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perfumes that will satisfy your sweet tooth


It all started rather innocently: I went with a friend to check out the second location of Toronto’s Bobbette & Belle—a pastry shop that trades in all things sugary. Once inside, after waiting in line to get in, I saw what all the fuss was about: row upon row of pastel-hued French macarons in pistachio, salted caramel and cassis; towering cakes filled with airy chocolate ganache, lemon curd and cream cheese icing; and an endless display of dreamy vanilla, chocolate and red velvet cupcakes topped with fudge, lemon and mango-passionfruit frosting. But it was the delectable smells of creamy toffee and buttery croissants wafting through the air that pushed me into sensory overload. “It’s all too much,” I told my friend in a Willy Wonka-esque reverie, taking in the pastries that had me swooning even before the first bite. I wanted to eat everything that was making the shop smell so good.

The delicious smell of those treats could very well belong in your new perfume bottle. In the fragrance world, perfumers first tapped into our sweet cravings with an olfactory category called gourmand, used to describe scents that smell like dessert. Now, a new crop of gourmand-inspired fragrances has arrived, seemingly more edible than ever. To wit: Nina Ricci Les Délices de Nina, with an accord of strawberry candy and a note of white caramel; Guerlain La Petite Robe Noire Eau Fraîche, with pistachio, apricot and lemon; Valentina Pink, with juicy strawberry, blackberry and praline; and Lancôme’s La Nuit Trésor, with lychee and praline. The common thread in these fragrances—which are often rounded out by light florals, woods and musks—is an unabashedly addictive quality. It’s the “edible” aspect of gourmand scents, explains Olivier Cresp, a co-perfumer of Nina Ricci Les Délices de Nina and the nose behind the game-changing gourmand Thierry Mugler Angel. “[It] is used to create fragrances which draw you in again and again, making some utterly irresistible,” he says.

What differentiates today’s confectionery-inspired scents from patchouli-laced gourmands like 1992’s Angel and 2005’s Viktor & Rolf Flowerbomb (both of which remain top sellers) is that they’re neither too cloying nor too heady, giving them broad appeal. In Valentina Pink, blackberry keeps the sweetness in check. “[It] brings out the sparkling, sour and astringent side, which provides freshness,” says Daphné Bugey, who created the scent with Fabrice Pellegrin. But Valentina Pink is still an addictive fragrance. “It reminds us of delectable desserts, mainly through the pleasure they bring.”

The ability of gourmand scents to trigger memories and create Proustian moments (like the madeleine that instantly transported the writer back to his childhood) might help explain their allure. As it turns out, we’re partly hard-wired to be drawn to scents, explains Dr. Johan Lundström, a faculty member at the Monell Chemical Senses Center in Philadelphia. “We like certain smells because we have a positive association with them,” he says. “One of the universally liked smells is vanilla. Some studies suggest that this [preference for odours] has been learned in the womb,” and posit that a fondness for certain smells, like sweetness, is partly innate. Lundström also points to a study from Germany in which babies who were fed vanilla-flavoured formula developed a preference for vanilla in foods later in life. Further, he notes, candy, chocolate and cakes are deeply linked with our pleasure centre. “When parents want to reward their kids, they give them candy and cakes,” he says. “There is a strong association with pleasure, a good time and a happy family. That, of course, spills over into sweet smells.”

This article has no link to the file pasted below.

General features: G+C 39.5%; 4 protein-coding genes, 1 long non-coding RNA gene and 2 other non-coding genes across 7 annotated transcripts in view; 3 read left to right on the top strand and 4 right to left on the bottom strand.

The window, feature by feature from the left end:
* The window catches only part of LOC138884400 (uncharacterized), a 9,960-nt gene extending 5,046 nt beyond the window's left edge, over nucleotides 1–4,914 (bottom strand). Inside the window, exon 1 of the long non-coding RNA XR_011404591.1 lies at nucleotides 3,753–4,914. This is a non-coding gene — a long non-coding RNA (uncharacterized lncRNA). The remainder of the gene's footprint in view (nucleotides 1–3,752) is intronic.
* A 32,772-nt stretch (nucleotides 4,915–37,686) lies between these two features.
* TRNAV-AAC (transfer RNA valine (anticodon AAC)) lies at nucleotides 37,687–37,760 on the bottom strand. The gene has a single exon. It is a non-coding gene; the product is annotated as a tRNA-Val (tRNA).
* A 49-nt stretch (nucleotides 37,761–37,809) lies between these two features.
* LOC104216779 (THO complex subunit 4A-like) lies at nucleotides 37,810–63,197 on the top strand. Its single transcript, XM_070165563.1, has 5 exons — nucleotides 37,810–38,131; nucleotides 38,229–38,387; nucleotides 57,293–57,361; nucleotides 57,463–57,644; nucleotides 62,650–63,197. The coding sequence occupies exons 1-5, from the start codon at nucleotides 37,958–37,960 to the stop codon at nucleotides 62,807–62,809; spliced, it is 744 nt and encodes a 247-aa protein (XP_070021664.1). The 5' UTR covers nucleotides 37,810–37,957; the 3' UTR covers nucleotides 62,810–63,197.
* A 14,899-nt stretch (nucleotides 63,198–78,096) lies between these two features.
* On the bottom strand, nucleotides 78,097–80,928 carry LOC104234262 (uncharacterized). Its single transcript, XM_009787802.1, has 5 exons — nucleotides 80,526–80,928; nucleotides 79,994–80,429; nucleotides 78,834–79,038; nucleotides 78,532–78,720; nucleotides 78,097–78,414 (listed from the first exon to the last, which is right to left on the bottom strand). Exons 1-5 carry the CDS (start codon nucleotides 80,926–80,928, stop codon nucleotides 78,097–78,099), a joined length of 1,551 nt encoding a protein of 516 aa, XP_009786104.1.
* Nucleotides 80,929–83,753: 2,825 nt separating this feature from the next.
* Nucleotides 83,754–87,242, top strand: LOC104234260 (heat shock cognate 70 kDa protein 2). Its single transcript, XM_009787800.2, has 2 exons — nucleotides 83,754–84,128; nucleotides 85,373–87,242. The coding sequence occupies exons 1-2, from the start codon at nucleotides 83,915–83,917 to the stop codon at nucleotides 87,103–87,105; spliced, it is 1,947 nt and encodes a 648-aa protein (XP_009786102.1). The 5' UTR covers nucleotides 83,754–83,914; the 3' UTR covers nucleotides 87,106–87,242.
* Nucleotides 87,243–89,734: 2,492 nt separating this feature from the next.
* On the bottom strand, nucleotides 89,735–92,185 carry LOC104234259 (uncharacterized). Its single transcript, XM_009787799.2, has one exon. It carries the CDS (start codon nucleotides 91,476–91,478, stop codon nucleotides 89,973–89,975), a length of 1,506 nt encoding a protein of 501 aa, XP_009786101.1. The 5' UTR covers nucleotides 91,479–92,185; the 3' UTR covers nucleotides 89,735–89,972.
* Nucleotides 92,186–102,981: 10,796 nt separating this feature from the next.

And just as all desserts are not overly saccharine, neither are all scents. Sensuality is at the heart of Lancôme’s La Nuit Trésor, which introduces black rose into its blend of lychee, vanilla orchid and praline and is described as the first “aphrodisiac gourmand.” It recalls the seductive quality that made Angel so irresistible (so enticing, he’d want to lean in for a bite). Tangy notes have also entered the dessert-inspired scent equation. “Today, other types of gourmands are less sticky, and we can find new combinations mixing sweet and sour,” says Marie Salamagne, co-perfumer of Les Délices de Nina. Salamagne, a sweet lover herself, looked to Fraise Tagada—a strawberry-flavoured candy beloved in France—for Les Délices de Nina. “I liked the acidulous side of this candy that blends with and accentuates the top [notes] of Nina,” she says. “[Nina is] a fragrance reminiscent of childhood, which makes us smile and transports us to another world.”

It’s no surprise, then, that smell is vital to a pastry chef’s bag of tricks. “It is one of the most important things to consider,” says New York-based pastry chef Dominique Ansel, better known as the man who launched a thousand Cronuts. “A sweet-smelling dessert can make your mouth water without even tasting the item. You are led by your nose as much as your tongue.” Whether the topic is perfume or pastry, sweeter words were never spoken.

Cakes by Nadia & Co.

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